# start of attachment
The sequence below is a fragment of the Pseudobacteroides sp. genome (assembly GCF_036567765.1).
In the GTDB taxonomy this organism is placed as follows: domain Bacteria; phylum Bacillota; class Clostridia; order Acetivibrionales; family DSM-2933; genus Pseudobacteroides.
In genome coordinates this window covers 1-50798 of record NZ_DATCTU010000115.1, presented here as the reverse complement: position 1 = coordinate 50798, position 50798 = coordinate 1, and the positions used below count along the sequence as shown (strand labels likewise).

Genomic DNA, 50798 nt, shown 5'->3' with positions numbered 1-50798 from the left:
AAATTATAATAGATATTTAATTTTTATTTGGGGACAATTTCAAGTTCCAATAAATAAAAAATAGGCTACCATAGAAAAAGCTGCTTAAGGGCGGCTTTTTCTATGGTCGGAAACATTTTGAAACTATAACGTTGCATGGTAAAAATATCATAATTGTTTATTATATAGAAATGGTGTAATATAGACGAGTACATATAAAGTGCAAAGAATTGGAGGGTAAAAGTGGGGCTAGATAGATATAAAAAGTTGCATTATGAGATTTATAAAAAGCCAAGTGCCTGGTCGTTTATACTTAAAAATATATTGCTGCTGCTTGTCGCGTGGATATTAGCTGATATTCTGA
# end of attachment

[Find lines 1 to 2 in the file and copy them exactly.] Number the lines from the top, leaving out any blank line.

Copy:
The sequence below is a fragment of the Pseudobacteroides sp. genome (assembly GCF_036567765.1).
In the GTDB taxonomy this organism is placed as follows: domain Bacteria; phylum Bacillota; class Clostridia; order Acetivibrionales; family DSM-2933; genus Pseudobacteroides.